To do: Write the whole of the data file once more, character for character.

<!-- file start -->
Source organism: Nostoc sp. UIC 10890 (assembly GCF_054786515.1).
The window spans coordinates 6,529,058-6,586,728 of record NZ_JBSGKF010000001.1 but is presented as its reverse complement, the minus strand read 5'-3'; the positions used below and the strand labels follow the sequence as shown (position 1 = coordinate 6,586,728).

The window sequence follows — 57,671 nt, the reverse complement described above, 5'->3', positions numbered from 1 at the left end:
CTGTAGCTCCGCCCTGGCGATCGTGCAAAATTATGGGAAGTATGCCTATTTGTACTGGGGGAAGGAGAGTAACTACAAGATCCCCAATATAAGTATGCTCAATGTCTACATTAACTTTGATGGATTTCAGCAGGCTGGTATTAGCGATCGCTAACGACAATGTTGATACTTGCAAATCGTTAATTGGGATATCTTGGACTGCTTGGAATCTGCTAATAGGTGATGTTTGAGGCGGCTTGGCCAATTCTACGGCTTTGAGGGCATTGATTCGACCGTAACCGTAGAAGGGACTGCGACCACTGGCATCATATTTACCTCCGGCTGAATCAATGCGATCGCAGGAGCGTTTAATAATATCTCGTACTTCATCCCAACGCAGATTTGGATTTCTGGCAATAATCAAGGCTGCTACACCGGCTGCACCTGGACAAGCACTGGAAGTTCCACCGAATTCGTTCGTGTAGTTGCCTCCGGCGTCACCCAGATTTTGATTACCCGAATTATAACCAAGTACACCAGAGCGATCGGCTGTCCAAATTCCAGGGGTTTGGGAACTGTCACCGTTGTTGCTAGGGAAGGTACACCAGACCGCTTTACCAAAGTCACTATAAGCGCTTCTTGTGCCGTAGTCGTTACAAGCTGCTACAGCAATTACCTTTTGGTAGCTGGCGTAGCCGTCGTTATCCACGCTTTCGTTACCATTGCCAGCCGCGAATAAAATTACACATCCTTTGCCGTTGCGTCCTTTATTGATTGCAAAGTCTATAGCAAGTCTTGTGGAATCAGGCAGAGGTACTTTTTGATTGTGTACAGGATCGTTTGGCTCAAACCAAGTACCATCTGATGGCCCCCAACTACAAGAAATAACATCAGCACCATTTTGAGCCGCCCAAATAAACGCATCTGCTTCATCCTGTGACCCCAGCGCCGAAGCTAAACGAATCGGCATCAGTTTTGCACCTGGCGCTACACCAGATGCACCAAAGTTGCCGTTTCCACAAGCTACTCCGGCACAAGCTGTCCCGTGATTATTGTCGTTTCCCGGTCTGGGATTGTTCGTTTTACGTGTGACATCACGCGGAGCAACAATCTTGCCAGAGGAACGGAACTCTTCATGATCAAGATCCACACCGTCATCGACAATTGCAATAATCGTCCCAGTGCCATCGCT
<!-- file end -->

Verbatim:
Source organism: Nostoc sp. UIC 10890 (assembly GCF_054786515.1).
The window spans coordinates 6,529,058-6,586,728 of record NZ_JBSGKF010000001.1 but is presented as its reverse complement, the minus strand read 5'-3'; the positions used below and the strand labels follow the sequence as shown (position 1 = coordinate 6,586,728).

The window sequence follows — 57,671 nt, the reverse complement described above, 5'->3', positions numbered from 1 at the left end:
CTGTAGCTCCGCCCTGGCGATCGTGCAAAATTATGGGAAGTATGCCTATTTGTACTGGGGGAAGGAGAGTAACTACAAGATCCCCAATATAAGTATGCTCAATGTCTACATTAACTTTGATGGATTTCAGCAGGCTGGTATTAGCGATCGCTAACGACAATGTTGATACTTGCAAATCGTTAATTGGGATATCTTGGACTGCTTGGAATCTGCTAATAGGTGATGTTTGAGGCGGCTTGGCCAATTCTACGGCTTTGAGGGCATTGATTCGACCGTAACCGTAGAAGGGACTGCGACCACTGGCATCATATTTACCTCCGGCTGAATCAATGCGATCGCAGGAGCGTTTAATAATATCTCGTACTTCATCCCAACGCAGATTTGGATTTCTGGCAATAATCAAGGCTGCTACACCGGCTGCACCTGGACAAGCACTGGAAGTTCCACCGAATTCGTTCGTGTAGTTGCCTCCGGCGTCACCCAGATTTTGATTACCCGAATTATAACCAAGTACACCAGAGCGATCGGCTGTCCAAATTCCAGGGGTTTGGGAACTGTCACCGTTGTTGCTAGGGAAGGTACACCAGACCGCTTTACCAAAGTCACTATAAGCGCTTCTTGTGCCGTAGTCGTTACAAGCTGCTACAGCAATTACCTTTTGGTAGCTGGCGTAGCCGTCGTTATCCACGCTTTCGTTACCATTGCCAGCCGCGAATAAAATTACACATCCTTTGCCGTTGCGTCCTTTATTGATTGCAAAGTCTATAGCAAGTCTTGTGGAATCAGGCAGAGGTACTTTTTGATTGTGTACAGGATCGTTTGGCTCAAACCAAGTACCATCTGATGGCCCCCAACTACAAGAAATAACATCAGCACCATTTTGAGCCGCCCAAATAAACGCATCTGCTTCATCCTGTGACCCCAGCGCCGAAGCTAAACGAATCGGCATCAGTTTTGCACCTGGCGCTACACCAGATGCACCAAAGTTGCCGTTTCCACAAGCTACTCCGGCACAAGCTGTCCCGTGATTATTGTCGTTTCCCGGTCTGGGATTGTTCGTTTTACGTGTGACATCACGCGGAGCAACAATCTTGCCAGAGGAACGGAACTCTTCATGATCAAGATCCACACCGTCATCGACAATTGCAATAATCGTCCCAGTGCCATCGCT